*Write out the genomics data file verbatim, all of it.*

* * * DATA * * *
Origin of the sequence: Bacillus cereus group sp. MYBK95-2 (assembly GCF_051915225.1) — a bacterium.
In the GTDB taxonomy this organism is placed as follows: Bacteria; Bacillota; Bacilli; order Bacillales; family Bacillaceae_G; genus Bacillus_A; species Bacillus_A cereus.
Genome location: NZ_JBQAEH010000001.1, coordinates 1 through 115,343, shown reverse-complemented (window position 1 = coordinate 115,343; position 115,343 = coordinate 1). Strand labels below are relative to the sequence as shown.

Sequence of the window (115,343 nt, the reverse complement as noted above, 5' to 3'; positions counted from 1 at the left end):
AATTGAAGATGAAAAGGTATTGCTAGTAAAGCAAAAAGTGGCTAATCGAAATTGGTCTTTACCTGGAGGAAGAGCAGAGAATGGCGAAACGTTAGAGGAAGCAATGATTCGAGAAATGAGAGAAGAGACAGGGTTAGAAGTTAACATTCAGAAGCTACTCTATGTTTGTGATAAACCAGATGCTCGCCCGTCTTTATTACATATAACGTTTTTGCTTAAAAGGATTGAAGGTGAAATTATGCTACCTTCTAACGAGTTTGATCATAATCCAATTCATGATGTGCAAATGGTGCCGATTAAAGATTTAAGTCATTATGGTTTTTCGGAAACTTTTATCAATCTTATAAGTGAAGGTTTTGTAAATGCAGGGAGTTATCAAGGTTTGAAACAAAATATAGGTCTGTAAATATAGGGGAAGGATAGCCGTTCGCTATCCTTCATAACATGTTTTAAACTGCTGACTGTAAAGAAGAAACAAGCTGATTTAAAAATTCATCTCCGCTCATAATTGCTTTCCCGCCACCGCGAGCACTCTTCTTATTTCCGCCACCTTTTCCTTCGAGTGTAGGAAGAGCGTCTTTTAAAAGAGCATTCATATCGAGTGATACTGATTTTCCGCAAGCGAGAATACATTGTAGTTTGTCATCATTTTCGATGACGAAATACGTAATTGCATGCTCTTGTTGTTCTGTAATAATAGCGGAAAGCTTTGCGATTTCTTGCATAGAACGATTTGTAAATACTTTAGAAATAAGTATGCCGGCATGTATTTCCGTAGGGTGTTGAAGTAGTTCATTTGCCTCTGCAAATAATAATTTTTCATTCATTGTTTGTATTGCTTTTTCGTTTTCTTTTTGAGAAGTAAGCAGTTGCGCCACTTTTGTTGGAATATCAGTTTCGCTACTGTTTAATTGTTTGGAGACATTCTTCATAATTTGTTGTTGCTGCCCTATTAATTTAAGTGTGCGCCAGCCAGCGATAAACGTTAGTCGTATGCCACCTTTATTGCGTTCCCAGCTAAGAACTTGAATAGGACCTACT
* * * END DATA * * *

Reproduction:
Origin of the sequence: Bacillus cereus group sp. MYBK95-2 (assembly GCF_051915225.1) — a bacterium.
In the GTDB taxonomy this organism is placed as follows: Bacteria; Bacillota; Bacilli; order Bacillales; family Bacillaceae_G; genus Bacillus_A; species Bacillus_A cereus.
Genome location: NZ_JBQAEH010000001.1, coordinates 1 through 115,343, shown reverse-complemented (window position 1 = coordinate 115,343; position 115,343 = coordinate 1). Strand labels below are relative to the sequence as shown.

Sequence of the window (115,343 nt, the reverse complement as noted above, 5' to 3'; positions counted from 1 at the left end):
AATTGAAGATGAAAAGGTATTGCTAGTAAAGCAAAAAGTGGCTAATCGAAATTGGTCTTTACCTGGAGGAAGAGCAGAGAATGGCGAAACGTTAGAGGAAGCAATGATTCGAGAAATGAGAGAAGAGACAGGGTTAGAAGTTAACATTCAGAAGCTACTCTATGTTTGTGATAAACCAGATGCTCGCCCGTCTTTATTACATATAACGTTTTTGCTTAAAAGGATTGAAGGTGAAATTATGCTACCTTCTAACGAGTTTGATCATAATCCAATTCATGATGTGCAAATGGTGCCGATTAAAGATTTAAGTCATTATGGTTTTTCGGAAACTTTTATCAATCTTATAAGTGAAGGTTTTGTAAATGCAGGGAGTTATCAAGGTTTGAAACAAAATATAGGTCTGTAAATATAGGGGAAGGATAGCCGTTCGCTATCCTTCATAACATGTTTTAAACTGCTGACTGTAAAGAAGAAACAAGCTGATTTAAAAATTCATCTCCGCTCATAATTGCTTTCCCGCCACCGCGAGCACTCTTCTTATTTCCGCCACCTTTTCCTTCGAGTGTAGGAAGAGCGTCTTTTAAAAGAGCATTCATATCGAGTGATACTGATTTTCCGCAAGCGAGAATACATTGTAGTTTGTCATCATTTTCGATGACGAAATACGTAATTGCATGCTCTTGTTGTTCTGTAATAATAGCGGAAAGCTTTGCGATTTCTTGCATAGAACGATTTGTAAATACTTTAGAAATAAGTATGCCGGCATGTATTTCCGTAGGGTGTTGAAGTAGTTCATTTGCCTCTGCAAATAATAATTTTTCATTCATTGTTTGTATTGCTTTTTCGTTTTCTTTTTGAGAAGTAAGCAGTTGCGCCACTTTTGTTGGAATATCAGTTTCGCTACTGTTTAATTGTTTGGAGACATTCTTCATAATTTGTTGTTGCTGCCCTATTAATTTAAGTGTGCGCCAGCCAGCGATAAACGTTAGTCGTATGCCACCTTTATTGCGTTCCCAGCTAAGAACTTGAATAGGACCTACT